# Electric Field Problem

1. Apr 4, 2006

### spoonthrower

A uniform electric field has a magnitude of 2.3*10^3 N/C. In a vacuum, a proton begins with a speed of 2.1*10^4 m/s and moves in the direction of this field. Find the speed of the proton after it has moved a distance of 2.0 mm please help. Thanks.

2. Apr 4, 2006

### Galileo

What are your thoughts on it?

3. Apr 4, 2006

### spoonthrower

i know F=qE, so is there a value of q for a proton that i dont know about. once i know the force i guess i need to find the acceleration to calculate the final speed. so i would need the mass of a proton???

4. Apr 4, 2006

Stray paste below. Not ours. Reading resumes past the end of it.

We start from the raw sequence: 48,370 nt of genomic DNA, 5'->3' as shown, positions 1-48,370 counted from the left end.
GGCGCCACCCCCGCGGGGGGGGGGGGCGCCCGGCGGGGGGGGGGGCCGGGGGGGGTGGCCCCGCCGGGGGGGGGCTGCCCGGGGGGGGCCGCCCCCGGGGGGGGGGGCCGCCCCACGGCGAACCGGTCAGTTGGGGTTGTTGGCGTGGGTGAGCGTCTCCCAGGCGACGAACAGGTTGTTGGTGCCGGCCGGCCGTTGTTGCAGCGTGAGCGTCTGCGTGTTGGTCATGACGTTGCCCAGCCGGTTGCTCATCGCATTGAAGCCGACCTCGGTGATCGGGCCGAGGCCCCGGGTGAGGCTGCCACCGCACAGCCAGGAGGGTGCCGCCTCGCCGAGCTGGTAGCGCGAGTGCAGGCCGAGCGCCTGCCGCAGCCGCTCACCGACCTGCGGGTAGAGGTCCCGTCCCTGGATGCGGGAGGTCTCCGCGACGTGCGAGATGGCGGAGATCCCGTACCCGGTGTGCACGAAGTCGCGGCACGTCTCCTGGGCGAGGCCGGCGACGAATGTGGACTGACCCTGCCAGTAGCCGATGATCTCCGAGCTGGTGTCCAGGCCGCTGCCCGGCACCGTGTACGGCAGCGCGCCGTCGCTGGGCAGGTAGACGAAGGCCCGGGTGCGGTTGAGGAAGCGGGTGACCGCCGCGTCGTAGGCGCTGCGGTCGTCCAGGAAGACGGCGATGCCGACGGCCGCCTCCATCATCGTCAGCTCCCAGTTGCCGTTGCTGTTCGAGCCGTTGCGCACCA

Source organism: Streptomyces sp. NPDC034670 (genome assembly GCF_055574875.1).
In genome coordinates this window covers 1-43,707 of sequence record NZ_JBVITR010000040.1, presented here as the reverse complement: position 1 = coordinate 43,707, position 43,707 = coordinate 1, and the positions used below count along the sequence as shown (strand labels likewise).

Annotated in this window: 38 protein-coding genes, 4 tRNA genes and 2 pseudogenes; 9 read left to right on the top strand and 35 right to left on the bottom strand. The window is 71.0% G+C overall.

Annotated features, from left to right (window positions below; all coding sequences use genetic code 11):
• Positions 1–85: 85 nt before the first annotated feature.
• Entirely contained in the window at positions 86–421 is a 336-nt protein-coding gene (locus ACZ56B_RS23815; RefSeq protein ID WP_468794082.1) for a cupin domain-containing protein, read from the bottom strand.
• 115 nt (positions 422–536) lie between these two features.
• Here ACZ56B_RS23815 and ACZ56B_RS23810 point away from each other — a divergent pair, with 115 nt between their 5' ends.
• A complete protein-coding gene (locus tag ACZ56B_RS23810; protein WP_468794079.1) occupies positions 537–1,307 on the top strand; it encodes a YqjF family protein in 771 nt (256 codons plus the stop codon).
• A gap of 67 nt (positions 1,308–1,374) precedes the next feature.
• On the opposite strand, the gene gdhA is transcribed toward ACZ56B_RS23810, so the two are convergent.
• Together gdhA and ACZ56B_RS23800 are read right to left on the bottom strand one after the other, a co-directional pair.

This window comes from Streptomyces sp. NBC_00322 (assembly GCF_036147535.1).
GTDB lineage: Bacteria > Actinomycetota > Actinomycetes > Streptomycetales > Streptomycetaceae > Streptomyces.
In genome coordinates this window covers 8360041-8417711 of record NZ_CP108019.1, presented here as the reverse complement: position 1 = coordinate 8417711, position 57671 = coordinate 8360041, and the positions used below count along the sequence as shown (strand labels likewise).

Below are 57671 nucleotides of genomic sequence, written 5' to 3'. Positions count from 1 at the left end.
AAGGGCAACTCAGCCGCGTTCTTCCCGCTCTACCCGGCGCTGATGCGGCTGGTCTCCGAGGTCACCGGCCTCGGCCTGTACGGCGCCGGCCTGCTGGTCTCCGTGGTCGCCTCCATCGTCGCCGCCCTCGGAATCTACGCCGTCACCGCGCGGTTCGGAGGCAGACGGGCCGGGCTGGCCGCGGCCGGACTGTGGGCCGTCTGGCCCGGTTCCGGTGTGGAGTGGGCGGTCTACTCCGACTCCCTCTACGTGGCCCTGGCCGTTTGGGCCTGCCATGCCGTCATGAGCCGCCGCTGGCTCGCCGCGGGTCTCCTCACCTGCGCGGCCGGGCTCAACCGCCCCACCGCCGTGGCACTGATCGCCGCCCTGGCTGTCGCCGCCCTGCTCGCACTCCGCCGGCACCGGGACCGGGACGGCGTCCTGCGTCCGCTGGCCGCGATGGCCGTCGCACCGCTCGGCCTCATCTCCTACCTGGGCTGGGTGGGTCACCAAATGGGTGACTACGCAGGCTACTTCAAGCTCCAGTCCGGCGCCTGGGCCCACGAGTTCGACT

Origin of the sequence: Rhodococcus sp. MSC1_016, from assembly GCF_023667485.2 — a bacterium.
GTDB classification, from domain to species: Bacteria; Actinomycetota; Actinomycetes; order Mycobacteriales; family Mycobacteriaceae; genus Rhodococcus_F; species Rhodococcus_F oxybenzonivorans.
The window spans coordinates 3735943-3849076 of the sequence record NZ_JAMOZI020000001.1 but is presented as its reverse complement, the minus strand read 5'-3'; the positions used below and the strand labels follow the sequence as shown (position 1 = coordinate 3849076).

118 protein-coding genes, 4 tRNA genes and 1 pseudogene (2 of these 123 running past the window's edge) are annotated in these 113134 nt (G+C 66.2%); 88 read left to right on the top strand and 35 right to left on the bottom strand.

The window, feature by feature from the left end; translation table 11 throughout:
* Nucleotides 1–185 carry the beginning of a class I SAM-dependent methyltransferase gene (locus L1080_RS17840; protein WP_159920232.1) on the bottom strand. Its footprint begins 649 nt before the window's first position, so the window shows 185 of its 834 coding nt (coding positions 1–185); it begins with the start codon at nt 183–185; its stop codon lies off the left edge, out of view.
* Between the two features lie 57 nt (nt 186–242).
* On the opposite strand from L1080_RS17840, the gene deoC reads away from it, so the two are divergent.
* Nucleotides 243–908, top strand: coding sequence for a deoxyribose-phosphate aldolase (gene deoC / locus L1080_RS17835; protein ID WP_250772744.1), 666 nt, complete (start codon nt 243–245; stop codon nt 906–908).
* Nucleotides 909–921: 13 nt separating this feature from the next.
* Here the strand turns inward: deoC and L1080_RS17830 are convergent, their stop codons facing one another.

### Galileo

Yeah, you need the mass and charge of the proton (which you can look up anywhere). So now you know F (which is constant) and it's just a classical mechanics exercise, analogous to a particle in a uniform gravitational field.

It is more efficient to use an energy approach though. The potential energy lost in moving the 2mm is gained by the kinetic energy of the proton.

5. Apr 4, 2006

### spoonthrower

so I would use .5mvf^2-.5mvo^2=mgh

The mass cancels i know that. I use gravity?????

I am still getting the wrong answer

6. Apr 5, 2006

### Galileo

No! The only thing analogous is that the force acting on the particle is constant. You mustn't use gravitational potential energy (which is proportional to the mass) but electrostatic potential energy (Which is proportional to the charge). I made the analogy to simplify the view on the problem, but I see it's only confusing. Forget I said the whole thing!

If you don't know electrostatic potential energy, just use the work-energy theorem. What is the work done by the field in moving the particle those 2mm?

Last edited: Apr 5, 2006